When I was around 12 years old, there was a troublemaker at my church, around my age. He was a mischief maker, pulling pranks on others and doing stupid things. He once exposed his genitalia to one of the Sunday School teachers. Nothing sadistic or evil, just stupid.
But it was enough to earn the ire of the adults. I remember once he came up in conversation, and one of the adults said “That kid is trash.”
What does that mean? Does that mean this kid, this child, will never amount to anything, that he will always be garbage? He was behaving badly, to be sure, but it struck me as a strong pronouncement of his lack of worth.
But to call someone garbage is the easy route. There’s no need to empathize with them, connect with them, understand them. If I dehumanize you, I don’t need to engage with you. I can throw you out as not worth my time.
What upsets me most about this is that it was someone in the church who said this. Now, people in the church are not perfect, God knows. Yet it is for that very reason that the church should be a sanctuary for everyone. For those that the world calls garbage, the church can embrace, to believe that every person is an image bearer of God, a unique expression of His glory.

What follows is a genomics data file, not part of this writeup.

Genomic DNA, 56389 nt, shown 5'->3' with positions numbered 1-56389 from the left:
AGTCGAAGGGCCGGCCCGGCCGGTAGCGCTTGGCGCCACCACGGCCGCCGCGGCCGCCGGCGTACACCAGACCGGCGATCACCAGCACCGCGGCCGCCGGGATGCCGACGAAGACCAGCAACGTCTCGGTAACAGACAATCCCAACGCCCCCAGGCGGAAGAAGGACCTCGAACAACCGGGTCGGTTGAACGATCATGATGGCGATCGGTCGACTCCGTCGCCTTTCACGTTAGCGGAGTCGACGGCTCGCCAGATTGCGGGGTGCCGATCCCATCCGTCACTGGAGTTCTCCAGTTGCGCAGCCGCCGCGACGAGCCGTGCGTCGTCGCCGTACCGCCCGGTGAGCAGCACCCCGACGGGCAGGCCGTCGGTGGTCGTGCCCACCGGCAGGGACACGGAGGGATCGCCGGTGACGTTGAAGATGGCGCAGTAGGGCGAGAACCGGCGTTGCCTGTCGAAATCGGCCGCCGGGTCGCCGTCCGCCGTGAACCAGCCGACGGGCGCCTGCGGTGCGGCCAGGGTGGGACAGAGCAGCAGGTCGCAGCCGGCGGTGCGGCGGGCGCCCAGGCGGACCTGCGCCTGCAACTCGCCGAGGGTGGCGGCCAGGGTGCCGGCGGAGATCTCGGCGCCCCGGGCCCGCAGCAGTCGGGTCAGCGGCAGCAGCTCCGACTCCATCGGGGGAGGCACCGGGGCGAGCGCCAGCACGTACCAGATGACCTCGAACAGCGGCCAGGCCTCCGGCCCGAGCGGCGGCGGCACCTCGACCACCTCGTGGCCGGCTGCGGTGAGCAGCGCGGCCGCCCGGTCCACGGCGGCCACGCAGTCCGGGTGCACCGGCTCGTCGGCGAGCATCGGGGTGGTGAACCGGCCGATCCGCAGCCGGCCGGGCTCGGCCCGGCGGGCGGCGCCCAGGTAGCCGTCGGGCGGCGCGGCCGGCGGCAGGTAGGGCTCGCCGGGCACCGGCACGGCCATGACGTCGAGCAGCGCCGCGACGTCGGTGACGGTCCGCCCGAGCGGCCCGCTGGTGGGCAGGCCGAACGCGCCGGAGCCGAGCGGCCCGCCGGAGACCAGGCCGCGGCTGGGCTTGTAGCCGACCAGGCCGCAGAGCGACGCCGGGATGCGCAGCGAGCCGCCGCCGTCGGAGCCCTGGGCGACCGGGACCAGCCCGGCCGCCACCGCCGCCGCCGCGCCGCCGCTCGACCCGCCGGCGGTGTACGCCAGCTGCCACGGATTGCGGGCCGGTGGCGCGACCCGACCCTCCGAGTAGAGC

Consider the example of the book of 1 Corinthians. Paul wrote this letter to a church with all manner of problems. Divisions, in-fighting, immaturity, immorality, disorderliness. Yet Paul started his letter by saying “I always thank God for you.” How Paul be so thankful for such a church? “Because of God’s grace given to you in Christ Jesus.” He knew that their current bad behavior was not the last word. “He will also strengthen you to the end, so that you will be blameless in the day of our Lord Jesus Christ. God is faithful; you were called by Him into fellowship with His Son, Jesus Christ our Lord.”
What I pray is that God teach me to be thankful for those whom I would rather throw away, to believe that God’s grace is always at work.